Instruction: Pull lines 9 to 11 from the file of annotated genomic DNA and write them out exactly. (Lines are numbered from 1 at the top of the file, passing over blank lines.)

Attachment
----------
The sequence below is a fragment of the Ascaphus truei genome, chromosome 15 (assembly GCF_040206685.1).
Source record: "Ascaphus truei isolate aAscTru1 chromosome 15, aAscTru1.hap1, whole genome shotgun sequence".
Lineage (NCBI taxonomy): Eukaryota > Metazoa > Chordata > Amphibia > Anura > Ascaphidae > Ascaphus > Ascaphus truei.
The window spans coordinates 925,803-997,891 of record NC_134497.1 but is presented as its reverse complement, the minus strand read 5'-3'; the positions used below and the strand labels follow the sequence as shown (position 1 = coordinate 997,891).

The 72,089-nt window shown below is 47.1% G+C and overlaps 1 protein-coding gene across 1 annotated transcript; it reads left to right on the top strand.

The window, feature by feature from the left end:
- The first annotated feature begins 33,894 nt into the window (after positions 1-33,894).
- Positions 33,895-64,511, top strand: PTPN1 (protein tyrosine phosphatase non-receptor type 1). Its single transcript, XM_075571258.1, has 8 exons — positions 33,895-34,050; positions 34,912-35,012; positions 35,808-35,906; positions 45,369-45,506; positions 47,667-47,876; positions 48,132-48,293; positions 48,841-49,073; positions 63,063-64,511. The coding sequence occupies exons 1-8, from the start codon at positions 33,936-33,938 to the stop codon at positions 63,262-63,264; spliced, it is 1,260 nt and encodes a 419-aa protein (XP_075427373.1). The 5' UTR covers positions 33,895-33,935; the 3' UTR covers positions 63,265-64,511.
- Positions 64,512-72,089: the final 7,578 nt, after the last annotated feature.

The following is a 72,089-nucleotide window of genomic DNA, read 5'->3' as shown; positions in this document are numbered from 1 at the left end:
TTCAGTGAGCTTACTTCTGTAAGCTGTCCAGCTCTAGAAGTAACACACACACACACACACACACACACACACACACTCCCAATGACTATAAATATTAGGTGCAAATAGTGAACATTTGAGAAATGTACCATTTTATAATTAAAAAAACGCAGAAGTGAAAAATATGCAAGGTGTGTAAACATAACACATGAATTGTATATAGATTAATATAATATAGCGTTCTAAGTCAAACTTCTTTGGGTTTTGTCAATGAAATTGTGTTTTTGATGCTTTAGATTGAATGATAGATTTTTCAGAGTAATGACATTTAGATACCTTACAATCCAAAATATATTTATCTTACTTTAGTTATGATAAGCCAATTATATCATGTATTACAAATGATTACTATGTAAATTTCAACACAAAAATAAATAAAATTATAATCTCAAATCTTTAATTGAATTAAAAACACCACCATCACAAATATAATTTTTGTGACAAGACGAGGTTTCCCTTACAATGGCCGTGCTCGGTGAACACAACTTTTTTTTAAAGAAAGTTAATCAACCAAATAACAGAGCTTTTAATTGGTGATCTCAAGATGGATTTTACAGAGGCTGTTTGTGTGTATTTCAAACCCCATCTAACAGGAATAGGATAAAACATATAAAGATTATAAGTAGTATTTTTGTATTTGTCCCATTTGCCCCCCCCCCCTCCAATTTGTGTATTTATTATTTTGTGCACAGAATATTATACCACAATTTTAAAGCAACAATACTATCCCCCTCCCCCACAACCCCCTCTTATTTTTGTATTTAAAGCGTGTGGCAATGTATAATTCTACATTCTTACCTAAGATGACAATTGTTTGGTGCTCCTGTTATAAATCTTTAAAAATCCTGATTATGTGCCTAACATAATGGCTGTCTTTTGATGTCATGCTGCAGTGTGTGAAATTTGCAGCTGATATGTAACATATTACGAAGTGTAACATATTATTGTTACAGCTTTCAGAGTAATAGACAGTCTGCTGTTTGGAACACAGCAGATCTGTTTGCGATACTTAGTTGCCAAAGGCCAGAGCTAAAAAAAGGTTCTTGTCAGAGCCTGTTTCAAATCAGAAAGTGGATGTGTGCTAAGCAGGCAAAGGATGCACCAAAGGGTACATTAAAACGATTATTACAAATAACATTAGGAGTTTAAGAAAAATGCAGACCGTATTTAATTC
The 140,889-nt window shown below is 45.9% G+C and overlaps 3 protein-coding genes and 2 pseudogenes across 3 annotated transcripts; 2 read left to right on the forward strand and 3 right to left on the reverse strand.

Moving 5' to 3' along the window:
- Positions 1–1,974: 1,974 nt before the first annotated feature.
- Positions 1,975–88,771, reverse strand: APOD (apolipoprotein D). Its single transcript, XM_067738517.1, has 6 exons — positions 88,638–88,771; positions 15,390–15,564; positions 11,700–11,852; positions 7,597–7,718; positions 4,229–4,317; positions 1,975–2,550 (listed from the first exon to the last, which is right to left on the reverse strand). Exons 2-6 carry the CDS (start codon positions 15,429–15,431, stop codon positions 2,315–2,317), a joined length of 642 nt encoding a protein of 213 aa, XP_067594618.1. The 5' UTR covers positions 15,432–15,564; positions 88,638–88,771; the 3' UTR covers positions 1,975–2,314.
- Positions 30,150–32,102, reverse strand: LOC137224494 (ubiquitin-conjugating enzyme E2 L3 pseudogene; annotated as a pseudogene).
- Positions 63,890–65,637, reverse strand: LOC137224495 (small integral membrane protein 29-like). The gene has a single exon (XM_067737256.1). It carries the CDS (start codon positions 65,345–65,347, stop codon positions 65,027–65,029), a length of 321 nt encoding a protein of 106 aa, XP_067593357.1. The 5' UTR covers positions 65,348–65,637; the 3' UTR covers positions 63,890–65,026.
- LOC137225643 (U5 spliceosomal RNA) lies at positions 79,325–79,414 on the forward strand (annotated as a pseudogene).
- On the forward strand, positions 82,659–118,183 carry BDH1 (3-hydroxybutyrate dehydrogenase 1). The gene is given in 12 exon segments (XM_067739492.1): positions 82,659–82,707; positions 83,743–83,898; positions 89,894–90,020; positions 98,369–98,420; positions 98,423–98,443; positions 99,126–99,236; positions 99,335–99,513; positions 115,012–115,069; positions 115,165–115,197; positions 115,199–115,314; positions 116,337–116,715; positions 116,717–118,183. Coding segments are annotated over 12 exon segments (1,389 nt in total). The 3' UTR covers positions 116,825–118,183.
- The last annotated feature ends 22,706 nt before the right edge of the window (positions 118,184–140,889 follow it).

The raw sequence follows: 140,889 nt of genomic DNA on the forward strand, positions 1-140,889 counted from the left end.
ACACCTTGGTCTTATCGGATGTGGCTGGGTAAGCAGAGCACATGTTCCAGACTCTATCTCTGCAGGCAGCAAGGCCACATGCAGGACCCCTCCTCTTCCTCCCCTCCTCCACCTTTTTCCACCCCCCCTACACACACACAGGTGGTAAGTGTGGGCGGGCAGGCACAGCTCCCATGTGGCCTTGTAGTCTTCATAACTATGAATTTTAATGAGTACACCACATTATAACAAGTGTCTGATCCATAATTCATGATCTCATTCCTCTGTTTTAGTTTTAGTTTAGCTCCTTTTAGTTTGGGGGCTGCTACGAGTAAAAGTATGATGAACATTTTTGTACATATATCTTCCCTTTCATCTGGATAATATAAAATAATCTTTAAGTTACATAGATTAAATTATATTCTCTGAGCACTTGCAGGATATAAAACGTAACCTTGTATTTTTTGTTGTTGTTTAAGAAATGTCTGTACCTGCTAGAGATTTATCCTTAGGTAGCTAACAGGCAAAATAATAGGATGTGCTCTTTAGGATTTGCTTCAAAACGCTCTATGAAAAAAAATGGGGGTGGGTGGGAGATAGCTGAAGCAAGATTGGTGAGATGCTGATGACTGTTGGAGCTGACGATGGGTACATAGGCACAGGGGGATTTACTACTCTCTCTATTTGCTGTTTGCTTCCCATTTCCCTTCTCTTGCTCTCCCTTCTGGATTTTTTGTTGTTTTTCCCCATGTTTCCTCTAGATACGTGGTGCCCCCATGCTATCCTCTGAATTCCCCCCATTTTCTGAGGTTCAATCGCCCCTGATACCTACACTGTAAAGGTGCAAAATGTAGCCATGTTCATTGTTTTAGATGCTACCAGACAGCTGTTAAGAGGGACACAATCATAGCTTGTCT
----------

- Positions 64,512-72,089: the final 7,578 nt, after the last annotated feature.

The following is a 72,089-nucleotide window of genomic DNA, read 5'->3' as shown; positions in this document are numbered from 1 at the left end:
TTCAGTGAGCTTACTTCTGTAAGCTGTCCAGCTCTAGAAGTAACACACACACACACACACACACACACACACACACTCCCAATGACTATAAATATTAGGTGCAAATAGTGAACATTTGAGAAATGTACCATTTTATAATTAAAAAAACGCAGAAGTGAAAAATATGCAAGGTGTGTAAACATAACACATGAATTGTATATAGATTAATATAATATAGCGTTCTAAGTCAAACTTCTTTGGGTTTTGTCAATGAAATTGTGTTTTTGATGCTTTAGATTGAATGATAGATTTTTCAGAGTAATGACATTTAGATACCTTACAATCCAAAATATATTTATCTTACTTTAGTTATGATAAGCCAATTATATCATGTATTACAAATGATTACTATGTAAATTTCAACACAAAAATAAATAAAATTATAATCTCAAATCTTTAATTGAATTAAAAACACCACCATCACAAATATAATTTTTGTGACAAGACGAGGTTTCCCTTACAATGGCCGTGCTCGGTGAACACAACTTTTTTTTAAAGAAAGTTAATCAACCAAATAACAGAGCTTTTAATTGGTGATCTCAAGATGGATTTTACAGAGGCTGTTTGTGTGTATTTCAAACCCCATCTAACAGGAATAGGATAAAACATATAAAGATTATAAGTAGTATTTTTGTATTTGTCCCATTTGCCCCCCCCCCCTCCAATTTGTGTATTTATTATTTTGTGCACAGAATATTATACCACAATTTTAAAGCAACAATACTATCCCCCTCCCCCACAACCCCCTCTTATTTTTGTATTTAAAGCGTGTGGCAATGTATAATTCTACATTCTTACCTAAGATGACAATTGTTTGGTGCTCCTGTTATAAATCTTTAAAAATCCTGATTATGTGCCTAACATAATGGCTGTCTTTTGATGTCATGCTGCAGTGTGTGAAATTTGCAGCTGATATGTAACATATTACGAAGTGTAACATATTATTGTTACAGCTTTCAGAGTAATAGACAGTCTGCTGTTTGGAACACAGCAGATCTGTTTGCGATACTTAGTTGCCAAAGGCCAGAGCTAAAAAAAGGTTCTTGTCAGAGCCTGTTTCAAATCAGAAAGTGGATGTGTGCTAAGCAGGCAAAGGATGCACCAAAGGGTACATTAAAACGATTATTACAAATAACATTAGGAGTTTAAGAAAAATGCAGACCGTATTTAATTC